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When an Aircraft Carrier Makes a U-Turn, North Korea Is Sent a Message

USS Carl Vinson
The carrier strike group led by the USS Carl Vinson is now headed to an area adjacent to the Korean Peninsula after last week's missile strikes on Syria. (U.S. Navy photo)
Over the weekend, President Donald Trump sent Congress his official notification of the missile strikes he ordered against a Syrian air base, as required by the War Powers Resolution.

He wrote:

At approximately 8:40 p.m. Eastern Daylight Time on April 6, 2017, at my direction, United States military forces in the Mediterranean Sea, operating beyond the territorial sea of any state, struck the Shayrat military airfield in Syria. United States intelligence indicates that Syrian military forces operating from this airfield were responsible for the chemical weapons attack on Syrian civilians in southern Idlib Province, Syria, that occurred on April 4. I directed this action in order to degrade the Syrian military's ability to conduct further chemical weapons attacks and to dissuade the Syrian regime from using or proliferating chemical weapons, thereby promoting the stability of the region and averting a worsening of the region's current humanitarian catastrophe.

I acted in the vital national security and foreign policy interests of the United States, pursuant to my constitutional authority to conduct foreign relations and as commander in chief and chief executive. The United States will take additional action, as necessary and appropriate, to further its important national interests.

I am providing this report as part of my efforts to keep the Congress fully informed, consistent with the War Powers Resolution (Public Law 93-148). I appreciate the support of the Congress in this action.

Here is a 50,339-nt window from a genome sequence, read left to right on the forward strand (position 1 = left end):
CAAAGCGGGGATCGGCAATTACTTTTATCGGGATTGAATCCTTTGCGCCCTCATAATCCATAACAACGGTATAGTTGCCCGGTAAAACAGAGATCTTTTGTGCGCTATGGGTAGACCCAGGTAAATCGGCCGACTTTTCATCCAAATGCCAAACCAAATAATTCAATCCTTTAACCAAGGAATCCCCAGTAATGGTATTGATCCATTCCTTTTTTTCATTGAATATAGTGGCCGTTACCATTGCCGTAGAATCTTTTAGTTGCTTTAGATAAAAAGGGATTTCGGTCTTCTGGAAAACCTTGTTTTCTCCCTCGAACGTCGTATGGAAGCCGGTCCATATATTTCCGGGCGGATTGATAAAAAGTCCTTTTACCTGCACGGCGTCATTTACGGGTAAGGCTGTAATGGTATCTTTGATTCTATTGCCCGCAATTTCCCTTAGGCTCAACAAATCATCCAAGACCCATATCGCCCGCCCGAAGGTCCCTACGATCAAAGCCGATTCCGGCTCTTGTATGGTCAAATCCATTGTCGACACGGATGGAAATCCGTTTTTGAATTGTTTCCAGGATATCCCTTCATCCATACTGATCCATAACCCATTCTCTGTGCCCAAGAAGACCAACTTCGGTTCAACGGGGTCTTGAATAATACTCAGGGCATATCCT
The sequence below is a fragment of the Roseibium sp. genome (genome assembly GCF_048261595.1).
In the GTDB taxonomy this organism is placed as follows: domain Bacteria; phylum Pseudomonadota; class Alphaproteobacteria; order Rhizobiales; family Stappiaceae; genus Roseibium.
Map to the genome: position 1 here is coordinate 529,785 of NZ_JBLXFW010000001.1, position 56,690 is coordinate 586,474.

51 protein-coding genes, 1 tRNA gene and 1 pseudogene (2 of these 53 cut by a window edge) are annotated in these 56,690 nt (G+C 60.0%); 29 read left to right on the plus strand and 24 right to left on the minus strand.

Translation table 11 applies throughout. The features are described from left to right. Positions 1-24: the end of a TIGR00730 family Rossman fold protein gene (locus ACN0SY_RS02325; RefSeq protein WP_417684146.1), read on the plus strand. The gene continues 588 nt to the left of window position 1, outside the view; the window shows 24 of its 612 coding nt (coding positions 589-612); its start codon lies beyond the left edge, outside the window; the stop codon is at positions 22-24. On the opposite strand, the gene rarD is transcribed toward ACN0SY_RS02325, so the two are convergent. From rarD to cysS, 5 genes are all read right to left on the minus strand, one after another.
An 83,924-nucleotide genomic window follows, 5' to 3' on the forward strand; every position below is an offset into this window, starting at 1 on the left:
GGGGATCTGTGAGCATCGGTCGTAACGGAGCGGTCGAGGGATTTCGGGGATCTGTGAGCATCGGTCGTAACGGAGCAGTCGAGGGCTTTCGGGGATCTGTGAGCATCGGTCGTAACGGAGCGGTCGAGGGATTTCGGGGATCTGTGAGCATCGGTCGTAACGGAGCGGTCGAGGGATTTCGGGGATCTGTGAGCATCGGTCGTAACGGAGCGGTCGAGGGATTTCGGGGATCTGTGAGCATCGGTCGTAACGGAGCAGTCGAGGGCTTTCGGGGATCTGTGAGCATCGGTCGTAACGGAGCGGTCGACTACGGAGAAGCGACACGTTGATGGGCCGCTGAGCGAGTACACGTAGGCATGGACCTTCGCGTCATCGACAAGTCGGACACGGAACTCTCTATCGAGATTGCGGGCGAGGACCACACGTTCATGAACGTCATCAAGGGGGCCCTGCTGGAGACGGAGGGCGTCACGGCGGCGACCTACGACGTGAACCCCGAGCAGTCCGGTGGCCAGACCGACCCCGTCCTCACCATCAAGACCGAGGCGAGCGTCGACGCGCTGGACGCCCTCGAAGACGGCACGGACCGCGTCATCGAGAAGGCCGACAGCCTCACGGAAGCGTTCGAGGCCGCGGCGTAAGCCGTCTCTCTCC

Some may have thought the president was sending a message only to Syrian dictator Bashar al-Assad. Others may have thought it was a message to Russia and Iran, as well. But there clearly was a message sent to another despotic world leader:

North Korean dictator Kim Jong-un.

Simultaneous to his letter to Congress, the president directed Navy Adm. Harry Harris, commander of U.S. Pacific Command, to redirect the Carl Vinson Strike Group from Singapore to a position just off the Korean Peninsula. The aircraft carrier U.S.S. Carl Vinson and its support ships, which have been deployed since early January, were originally intended to make a ports-of-call tour of Australia instead.

According to USPACCOM, the Nimitz-class carrier, which currently serves as the seaborne home of Carrier Air Wing 2, is supported by the Arleigh Burke-class guided missile destroyers U.S.S. Wayne E. Meyer and U.S.S. Michael Murphy, and the Ticonderoga-class guided-missile cruiser U.S.S. Lake Champlain. Meyer and Murphy are two of the Navy's most modern guided missile destroyers, capable of providing ballistic missile defense.

The president also spoke with his Japanese and South Korean counterparts over the weekend. The White House provided readouts of those phone calls on Monday.

First, his call to Acting President Hwang Kyo-Ahn of South Korea:

The leaders agreed that the use of chemical weapons, including Bashar al-Assad's April 4 attack on civilians, cannot be tolerated and that the international community should unite in its efforts to prevent further use of such weapons. President Trump thanked Acting President Hwang for his support for the United States strikes. The leaders also reaffirmed the strength of the United States- Republic of Korea alliance and agreed to stay in close touch regarding North Korea and other issues of mutual concern.

And, in his call with Japanese Prime Minister Shinzo Abe:

The leaders agreed that Bashar al-Assad's use of chemical weapons against civilians, including women and children, was abhorrent and warranted a strong response from the international community. President Trump thanked Prime Minister Abe for his support for the United States missile strikes in Syria, and the two leaders pledged to show continued resolve in response to al-Assad's brutal actions. President Trump and Prime Minister Abe also agreed to further cooperation on a range of regional issues, including the threat posed by North Korea.

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